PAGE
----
There’s still time to nominate local icons for Best of D.C.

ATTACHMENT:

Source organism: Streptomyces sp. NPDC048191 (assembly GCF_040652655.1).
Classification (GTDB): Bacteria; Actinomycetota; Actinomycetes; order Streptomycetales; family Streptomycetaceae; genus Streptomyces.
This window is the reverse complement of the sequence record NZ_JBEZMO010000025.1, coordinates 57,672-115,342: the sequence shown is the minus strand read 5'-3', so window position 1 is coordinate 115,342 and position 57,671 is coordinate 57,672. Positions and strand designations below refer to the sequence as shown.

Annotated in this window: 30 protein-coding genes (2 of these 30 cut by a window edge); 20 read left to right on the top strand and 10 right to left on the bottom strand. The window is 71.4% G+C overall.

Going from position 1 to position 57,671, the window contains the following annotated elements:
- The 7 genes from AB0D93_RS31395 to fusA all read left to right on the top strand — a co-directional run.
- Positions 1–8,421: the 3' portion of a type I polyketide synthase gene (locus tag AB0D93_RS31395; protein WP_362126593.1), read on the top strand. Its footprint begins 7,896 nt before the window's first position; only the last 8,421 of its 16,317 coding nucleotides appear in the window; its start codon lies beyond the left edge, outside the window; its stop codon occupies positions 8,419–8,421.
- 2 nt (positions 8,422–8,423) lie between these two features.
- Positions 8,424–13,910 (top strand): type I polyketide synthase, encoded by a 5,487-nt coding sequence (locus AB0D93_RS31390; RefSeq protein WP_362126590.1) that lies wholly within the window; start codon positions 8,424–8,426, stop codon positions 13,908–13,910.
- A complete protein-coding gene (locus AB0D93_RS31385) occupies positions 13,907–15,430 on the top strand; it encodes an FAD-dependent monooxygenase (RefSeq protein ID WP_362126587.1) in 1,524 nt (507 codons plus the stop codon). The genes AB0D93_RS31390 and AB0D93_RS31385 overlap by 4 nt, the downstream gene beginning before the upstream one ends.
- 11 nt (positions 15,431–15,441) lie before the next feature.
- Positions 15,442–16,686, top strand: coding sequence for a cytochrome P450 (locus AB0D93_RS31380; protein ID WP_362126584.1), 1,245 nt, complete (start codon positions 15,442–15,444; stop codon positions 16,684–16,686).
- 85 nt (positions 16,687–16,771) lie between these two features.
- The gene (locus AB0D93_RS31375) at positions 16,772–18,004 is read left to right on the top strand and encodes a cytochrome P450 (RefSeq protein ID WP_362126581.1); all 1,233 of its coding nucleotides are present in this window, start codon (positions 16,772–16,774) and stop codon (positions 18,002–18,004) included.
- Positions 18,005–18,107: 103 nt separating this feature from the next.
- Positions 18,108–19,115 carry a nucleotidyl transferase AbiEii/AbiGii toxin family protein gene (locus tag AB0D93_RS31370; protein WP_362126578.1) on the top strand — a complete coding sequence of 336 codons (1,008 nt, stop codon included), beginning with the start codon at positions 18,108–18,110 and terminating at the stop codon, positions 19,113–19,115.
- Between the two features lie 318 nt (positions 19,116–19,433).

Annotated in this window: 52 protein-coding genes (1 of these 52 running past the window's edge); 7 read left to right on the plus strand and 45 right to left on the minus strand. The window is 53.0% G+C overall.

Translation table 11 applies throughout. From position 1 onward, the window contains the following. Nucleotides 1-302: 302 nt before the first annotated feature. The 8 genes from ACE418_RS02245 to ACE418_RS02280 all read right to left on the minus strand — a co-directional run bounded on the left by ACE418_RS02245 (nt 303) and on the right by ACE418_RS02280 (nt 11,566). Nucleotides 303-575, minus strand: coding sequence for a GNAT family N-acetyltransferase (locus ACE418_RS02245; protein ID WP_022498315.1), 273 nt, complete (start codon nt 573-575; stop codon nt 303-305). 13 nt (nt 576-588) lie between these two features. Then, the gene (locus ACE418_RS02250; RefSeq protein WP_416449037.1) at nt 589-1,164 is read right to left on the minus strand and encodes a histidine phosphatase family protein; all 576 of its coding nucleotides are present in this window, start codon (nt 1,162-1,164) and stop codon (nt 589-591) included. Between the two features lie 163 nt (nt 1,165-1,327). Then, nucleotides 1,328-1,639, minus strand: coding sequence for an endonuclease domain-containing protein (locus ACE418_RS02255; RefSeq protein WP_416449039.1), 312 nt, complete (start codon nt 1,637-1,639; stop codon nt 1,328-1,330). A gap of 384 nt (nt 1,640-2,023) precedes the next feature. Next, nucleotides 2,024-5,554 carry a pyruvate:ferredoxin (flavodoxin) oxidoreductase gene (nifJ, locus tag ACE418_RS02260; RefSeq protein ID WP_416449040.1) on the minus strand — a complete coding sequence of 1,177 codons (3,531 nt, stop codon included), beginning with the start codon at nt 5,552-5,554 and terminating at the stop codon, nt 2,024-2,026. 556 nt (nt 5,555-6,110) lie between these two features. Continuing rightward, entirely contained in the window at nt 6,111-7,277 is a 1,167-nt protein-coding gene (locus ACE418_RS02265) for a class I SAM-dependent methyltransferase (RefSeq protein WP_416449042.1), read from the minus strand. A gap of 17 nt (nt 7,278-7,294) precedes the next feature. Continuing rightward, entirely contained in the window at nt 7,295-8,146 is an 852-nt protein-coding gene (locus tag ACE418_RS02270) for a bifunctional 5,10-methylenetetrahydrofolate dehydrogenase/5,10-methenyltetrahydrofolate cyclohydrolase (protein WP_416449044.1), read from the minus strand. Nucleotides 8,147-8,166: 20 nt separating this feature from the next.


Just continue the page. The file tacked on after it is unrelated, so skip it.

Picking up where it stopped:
Using official NASA footage of the Earth, moon, and the ships that traveled between them, this FX-free documentary is a feast for outer-space buffs. What’s surprising is that the film also holds considerable interest for viewers who don’t thrill to rockets, adventure, and giant leaps for mankind. Director David Sington conducted extensive interviews with 10 of the surviving Apollo program astronauts—Neil Armstrong was the sole holdout—and most of them turn out to be funny and, well, grounded. After decades of celebration of the intrepid, tight-lipped “right stuff,” who would have guessed that the Apollo guys have a sense of humor? The opening montage has an inevitable sense of grandeur, but Sington quickly undercuts it with the Byrds’ giddy “Mr. Spaceman.” Much of the movie is a chronological account of the United States’ space program, beginning with the shock of the Soviet Union’s successes and peaking with the first moon landing in 1969. There are sobering moments along the way, including the Apollo 1 explosion that killed three astronauts and the near-loss of Apollo 13, whose rescue is deemed “NASA’s finest moment.” (Also featured is a lesser-known downer, the elegy prepared for then President Richard M. Nixon to read on TV should the Apollo 11 crew not return.) Reflecting on the experience of unearthliness, some of the rocket jockeys turn cosmic, and one proclaims that he found Jesus out there. More characteristic, however, is Alan Bean, who recalls being one of only two people on the moon simply as “a weird feeling.” The most entertaining of the Apollo veterans is self-deprecating Mike Collins, who went almost all the way (he orbited the moon on the Apollo 11 mission) but never got to kick up some lunar dust. Reflecting on the sense that all humanity had triumphed when two Americans walked on the moon, he says “that was a wonderful thing. Ephemeral but wonderful.” The movie ends with a vigorous and witty rebuttal of conspiracy buffs who believe the six moon landings were staged. It’s an apt reminder that these men, apart from being heroes and such, are first and foremost scientists.